SOLDOTNA (AP) -- Cook Inlet's 2000 commercial fishing season may have been among the worst on record but it still falls short of a disaster, the state's disaster cabinet said.
Help is out there, though. Some of the aid programs set up for this summer's Western Alaska fisheries disaster can also help Cook Inlet fishermen, state officials say.
Lawmakers on the Kenai Peninsula began asking for help in mid-August, about the time Gov. Tony Knowles declared a disaster after chum salmon runs failed in Western Alaska.
Commercial salmon fishermen were paid less than a quarter of their 20-year average earnings. Many of them lost money this season, and some are worried about boat payments and other outstanding loans.
But the state's disaster cabinet, composed of state department heads, has concluded that conditions in Cook Inlet fall short of the state's criteria, according to a letter sent Monday from the cabinet's chairman, Gen. Phillip Oates, to Kenai Peninsula Borough Mayor Dale Bagley.
For the most part, fishing captains and crews living on the economically diverse Kenai Peninsula can still find work, Oates said.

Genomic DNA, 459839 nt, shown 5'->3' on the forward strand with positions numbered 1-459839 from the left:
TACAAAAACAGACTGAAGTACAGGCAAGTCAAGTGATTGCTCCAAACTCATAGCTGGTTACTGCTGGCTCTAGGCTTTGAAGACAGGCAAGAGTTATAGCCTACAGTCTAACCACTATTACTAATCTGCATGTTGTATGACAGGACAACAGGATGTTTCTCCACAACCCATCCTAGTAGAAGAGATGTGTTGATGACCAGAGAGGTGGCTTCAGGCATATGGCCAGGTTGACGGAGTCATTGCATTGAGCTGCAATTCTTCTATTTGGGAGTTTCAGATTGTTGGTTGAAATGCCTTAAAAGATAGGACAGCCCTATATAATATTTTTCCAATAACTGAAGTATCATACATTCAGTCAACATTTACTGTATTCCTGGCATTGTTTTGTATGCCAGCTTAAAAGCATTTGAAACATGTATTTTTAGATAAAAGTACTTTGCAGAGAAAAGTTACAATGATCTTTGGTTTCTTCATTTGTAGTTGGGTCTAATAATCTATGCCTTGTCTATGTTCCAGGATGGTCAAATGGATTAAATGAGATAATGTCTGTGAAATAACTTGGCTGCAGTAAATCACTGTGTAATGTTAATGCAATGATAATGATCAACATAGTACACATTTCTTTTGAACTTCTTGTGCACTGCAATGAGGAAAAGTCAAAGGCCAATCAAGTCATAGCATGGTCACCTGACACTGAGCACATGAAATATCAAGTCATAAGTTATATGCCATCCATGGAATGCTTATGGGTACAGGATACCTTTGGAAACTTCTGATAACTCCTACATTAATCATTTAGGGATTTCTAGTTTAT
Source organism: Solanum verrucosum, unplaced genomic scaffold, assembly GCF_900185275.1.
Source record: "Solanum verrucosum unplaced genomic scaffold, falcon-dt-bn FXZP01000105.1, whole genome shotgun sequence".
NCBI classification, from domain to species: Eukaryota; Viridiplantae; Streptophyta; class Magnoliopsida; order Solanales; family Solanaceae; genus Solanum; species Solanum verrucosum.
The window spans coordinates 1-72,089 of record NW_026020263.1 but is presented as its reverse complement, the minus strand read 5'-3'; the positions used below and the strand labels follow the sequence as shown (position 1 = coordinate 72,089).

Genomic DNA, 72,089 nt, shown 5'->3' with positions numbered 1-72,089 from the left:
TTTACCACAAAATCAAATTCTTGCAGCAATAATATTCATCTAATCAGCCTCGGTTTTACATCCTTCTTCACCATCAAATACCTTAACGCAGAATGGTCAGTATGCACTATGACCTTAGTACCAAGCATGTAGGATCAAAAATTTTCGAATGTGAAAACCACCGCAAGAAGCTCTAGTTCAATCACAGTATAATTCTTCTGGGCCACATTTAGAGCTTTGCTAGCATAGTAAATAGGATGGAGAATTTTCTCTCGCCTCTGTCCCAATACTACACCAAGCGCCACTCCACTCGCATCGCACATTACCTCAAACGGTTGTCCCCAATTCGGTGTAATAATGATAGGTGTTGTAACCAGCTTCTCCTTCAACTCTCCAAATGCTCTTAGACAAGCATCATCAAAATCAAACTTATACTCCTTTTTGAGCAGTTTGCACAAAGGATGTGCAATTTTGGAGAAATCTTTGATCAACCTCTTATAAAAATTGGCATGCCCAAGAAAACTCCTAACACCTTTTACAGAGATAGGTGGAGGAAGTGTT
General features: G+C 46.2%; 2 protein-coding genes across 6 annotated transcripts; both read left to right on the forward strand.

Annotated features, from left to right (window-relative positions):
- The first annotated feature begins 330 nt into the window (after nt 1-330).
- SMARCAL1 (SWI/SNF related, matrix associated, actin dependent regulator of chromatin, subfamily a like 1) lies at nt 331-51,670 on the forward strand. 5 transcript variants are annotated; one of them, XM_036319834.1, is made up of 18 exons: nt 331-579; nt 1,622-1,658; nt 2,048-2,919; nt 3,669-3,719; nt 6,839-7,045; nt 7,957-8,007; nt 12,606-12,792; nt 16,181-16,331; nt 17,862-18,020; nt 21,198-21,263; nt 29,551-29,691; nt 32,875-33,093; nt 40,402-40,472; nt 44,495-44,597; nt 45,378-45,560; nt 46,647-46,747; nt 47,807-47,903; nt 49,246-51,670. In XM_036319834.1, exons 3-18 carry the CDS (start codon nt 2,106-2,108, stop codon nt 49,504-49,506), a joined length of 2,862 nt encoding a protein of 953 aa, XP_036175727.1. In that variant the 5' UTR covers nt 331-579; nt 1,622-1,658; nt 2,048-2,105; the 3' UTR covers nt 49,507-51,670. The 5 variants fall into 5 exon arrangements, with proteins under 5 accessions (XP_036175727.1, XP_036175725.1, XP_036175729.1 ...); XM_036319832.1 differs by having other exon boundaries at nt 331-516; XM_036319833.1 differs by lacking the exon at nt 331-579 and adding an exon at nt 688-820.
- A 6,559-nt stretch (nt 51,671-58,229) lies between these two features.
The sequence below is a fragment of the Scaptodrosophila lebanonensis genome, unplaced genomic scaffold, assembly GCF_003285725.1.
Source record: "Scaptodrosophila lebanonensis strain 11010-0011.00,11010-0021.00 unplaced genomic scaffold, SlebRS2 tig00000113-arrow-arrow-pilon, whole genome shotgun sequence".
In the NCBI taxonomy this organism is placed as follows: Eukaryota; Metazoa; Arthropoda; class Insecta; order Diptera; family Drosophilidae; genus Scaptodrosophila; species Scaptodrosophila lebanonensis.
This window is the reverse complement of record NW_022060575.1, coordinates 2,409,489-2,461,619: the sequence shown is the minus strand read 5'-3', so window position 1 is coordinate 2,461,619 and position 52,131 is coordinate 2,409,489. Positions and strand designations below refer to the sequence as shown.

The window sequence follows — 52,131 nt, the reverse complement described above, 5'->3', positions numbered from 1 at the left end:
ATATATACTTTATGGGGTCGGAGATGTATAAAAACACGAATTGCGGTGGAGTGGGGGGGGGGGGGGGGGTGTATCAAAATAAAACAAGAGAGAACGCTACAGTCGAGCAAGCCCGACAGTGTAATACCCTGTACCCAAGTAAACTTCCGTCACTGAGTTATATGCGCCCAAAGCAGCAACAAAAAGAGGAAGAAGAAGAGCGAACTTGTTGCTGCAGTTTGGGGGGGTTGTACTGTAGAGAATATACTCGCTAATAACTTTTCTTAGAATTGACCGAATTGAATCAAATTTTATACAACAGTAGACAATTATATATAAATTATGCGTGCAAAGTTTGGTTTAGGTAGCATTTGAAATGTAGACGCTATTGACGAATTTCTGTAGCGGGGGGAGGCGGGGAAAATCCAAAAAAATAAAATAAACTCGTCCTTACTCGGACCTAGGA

Also, the cabinet noted that the Peninsula doesn't have the kind of subsistence economy found in Western Alaska. Fishermen along the Yukon River depend heavily on salmon to feed their families during the winter, so when chum runs fell short this year, it raised serious concerns.
Despite the lack of a disaster declaration, some of the aid programs set up this summer for Western Alaska can also help Cook Inlet fishermen, said Kerre Martineau, spokeswoman for the state's Yukon, Kuskokwim and Norton Sound fisheries disaster team, called Operation Renew Hope.
''We just wanted to make sure everybody knew there were other avenues they could turn to,'' she told the Anchorage Daily News.
For instance, the Low Income Home Energy Assistance Program has an additional $6.75 million in response to the Western Alaska disaster, and that pool will be made available to Inlet fishermen, Martineau said.
Also, the IRS has already said it won't levy Permanent Fund dividend checks from fishermen affected by the Western Alaska disaster. Now that pledge has been extended to Cook Inlet, she said.
Knowles also will ask the federal Small Business Administration to declare an economic injury disaster for the borough, Oates said in his letter. If it is declared, the SBA will offer low-interest loans to fishermen and other businesses on the Peninsula, Oates said.
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